Wednesday, January 24, 2007
From c-netnews.com: The US Department of Justice's Office of Justice Programs recently published what amounts to a manual for tech-challenged gumshoes, covering everything from how to track suspects through an Internet Relay Chat network to targeting copyright thieves on peer-to-peer networks.
The new 137-page manual appears to represent the Justice Department's attempt to offer at least some basic technical and legal tips to law enforcement agencies that may not have computer experts on the payroll.
The manual warns of the perils of assuming that the owner of a computer--especially Windows PCs, which can be vulnerable to security breaches--is responsible for what's actually on it.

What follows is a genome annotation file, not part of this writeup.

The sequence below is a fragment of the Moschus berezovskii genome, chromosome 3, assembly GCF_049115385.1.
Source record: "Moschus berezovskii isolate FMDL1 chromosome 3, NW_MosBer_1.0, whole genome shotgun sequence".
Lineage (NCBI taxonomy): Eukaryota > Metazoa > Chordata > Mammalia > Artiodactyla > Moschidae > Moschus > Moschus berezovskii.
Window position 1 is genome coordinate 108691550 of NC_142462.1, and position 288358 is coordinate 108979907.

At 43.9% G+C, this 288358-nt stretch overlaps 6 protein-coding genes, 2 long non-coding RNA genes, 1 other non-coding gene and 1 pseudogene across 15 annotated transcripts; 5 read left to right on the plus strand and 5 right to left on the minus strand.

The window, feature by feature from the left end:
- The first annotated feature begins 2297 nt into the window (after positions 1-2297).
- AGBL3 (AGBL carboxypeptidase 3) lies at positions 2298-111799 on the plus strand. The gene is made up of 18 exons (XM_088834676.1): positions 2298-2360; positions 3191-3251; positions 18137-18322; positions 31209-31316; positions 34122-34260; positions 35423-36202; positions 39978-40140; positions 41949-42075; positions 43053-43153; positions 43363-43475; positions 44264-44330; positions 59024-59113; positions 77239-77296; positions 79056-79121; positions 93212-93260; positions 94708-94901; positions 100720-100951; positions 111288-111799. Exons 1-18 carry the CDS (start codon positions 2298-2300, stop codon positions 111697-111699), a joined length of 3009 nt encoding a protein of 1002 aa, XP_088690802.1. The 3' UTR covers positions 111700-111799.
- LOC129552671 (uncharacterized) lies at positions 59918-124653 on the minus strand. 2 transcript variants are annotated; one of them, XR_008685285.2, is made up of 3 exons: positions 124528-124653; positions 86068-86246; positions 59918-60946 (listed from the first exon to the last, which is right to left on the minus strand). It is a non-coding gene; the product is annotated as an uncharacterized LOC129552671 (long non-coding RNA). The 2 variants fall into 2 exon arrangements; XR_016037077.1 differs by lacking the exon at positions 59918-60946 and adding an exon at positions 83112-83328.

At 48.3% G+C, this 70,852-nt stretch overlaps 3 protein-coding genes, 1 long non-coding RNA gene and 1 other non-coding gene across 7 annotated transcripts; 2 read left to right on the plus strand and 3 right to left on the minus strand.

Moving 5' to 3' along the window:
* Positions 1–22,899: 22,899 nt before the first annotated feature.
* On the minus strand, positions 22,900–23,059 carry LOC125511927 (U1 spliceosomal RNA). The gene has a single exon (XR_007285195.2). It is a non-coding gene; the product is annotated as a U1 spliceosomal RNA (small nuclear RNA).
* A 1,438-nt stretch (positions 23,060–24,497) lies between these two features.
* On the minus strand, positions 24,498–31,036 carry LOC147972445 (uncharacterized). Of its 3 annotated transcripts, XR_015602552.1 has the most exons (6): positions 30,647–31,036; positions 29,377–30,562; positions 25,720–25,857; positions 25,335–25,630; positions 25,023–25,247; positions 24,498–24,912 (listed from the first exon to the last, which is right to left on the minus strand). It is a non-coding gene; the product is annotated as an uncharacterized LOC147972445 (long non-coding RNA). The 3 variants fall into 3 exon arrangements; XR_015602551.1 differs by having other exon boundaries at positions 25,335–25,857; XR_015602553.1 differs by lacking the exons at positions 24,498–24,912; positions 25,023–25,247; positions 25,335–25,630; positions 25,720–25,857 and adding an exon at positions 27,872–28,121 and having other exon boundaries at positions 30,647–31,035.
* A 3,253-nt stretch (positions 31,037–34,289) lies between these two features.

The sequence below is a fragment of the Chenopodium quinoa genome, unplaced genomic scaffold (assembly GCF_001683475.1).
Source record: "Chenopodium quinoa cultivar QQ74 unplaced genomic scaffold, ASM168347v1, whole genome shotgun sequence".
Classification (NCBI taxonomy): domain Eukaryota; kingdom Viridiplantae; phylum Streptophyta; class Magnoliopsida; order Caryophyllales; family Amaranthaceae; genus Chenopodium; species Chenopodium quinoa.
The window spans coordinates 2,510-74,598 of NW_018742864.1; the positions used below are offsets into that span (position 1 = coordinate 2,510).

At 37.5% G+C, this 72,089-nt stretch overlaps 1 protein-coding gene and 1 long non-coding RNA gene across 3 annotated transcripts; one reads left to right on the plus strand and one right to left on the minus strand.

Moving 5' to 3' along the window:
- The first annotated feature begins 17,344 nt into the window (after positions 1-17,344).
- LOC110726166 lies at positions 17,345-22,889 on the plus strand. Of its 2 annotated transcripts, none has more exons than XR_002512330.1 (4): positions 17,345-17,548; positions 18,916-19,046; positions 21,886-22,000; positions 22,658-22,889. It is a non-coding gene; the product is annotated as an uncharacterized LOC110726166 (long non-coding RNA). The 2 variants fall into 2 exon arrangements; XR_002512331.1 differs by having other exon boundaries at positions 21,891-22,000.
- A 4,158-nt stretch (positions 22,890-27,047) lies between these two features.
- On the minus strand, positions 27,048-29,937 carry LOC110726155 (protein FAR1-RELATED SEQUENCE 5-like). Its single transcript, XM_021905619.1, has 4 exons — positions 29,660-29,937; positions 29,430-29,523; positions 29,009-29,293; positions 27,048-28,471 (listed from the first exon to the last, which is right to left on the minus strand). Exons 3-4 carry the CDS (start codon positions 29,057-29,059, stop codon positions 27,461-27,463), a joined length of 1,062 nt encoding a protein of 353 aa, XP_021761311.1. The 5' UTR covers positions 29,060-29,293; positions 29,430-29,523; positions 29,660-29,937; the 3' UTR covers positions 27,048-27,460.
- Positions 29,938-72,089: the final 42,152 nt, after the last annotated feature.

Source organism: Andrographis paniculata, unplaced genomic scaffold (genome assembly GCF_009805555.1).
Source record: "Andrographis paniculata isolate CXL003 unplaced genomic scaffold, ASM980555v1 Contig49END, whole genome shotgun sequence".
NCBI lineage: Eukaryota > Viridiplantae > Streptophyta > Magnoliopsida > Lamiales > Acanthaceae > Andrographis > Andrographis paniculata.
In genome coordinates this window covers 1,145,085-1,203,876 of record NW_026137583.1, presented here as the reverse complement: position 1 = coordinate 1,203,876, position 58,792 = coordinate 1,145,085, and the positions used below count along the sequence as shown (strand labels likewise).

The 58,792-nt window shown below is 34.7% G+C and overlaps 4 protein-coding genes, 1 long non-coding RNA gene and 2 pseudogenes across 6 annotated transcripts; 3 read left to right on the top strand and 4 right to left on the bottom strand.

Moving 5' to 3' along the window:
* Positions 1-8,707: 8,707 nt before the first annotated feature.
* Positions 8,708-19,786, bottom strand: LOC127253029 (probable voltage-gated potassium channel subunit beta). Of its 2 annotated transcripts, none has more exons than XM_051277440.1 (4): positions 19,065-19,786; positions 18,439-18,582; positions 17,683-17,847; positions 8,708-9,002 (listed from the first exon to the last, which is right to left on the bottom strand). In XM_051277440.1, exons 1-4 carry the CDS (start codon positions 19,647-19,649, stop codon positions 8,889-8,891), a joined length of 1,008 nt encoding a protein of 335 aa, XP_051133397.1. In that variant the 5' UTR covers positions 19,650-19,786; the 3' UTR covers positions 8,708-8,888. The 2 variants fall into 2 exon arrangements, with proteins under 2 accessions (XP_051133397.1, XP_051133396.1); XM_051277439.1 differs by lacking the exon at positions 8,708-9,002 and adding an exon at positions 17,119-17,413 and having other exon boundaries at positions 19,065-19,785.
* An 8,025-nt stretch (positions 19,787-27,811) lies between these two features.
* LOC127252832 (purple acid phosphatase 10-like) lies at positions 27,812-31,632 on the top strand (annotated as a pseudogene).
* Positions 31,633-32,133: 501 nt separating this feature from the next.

"Because investigations involving the Internet and computer networks mean that the suspect's computer communicated with other computers, investigators should be aware that the suspect may assert that the incriminating evidence was placed on the media by a Trojan program," it says. "A proper seizure and forensic examination of a suspect's hard drive may determine whether evidence exists of the presence and use of Trojan programs." Rest of Article. . . [Mark Godsey]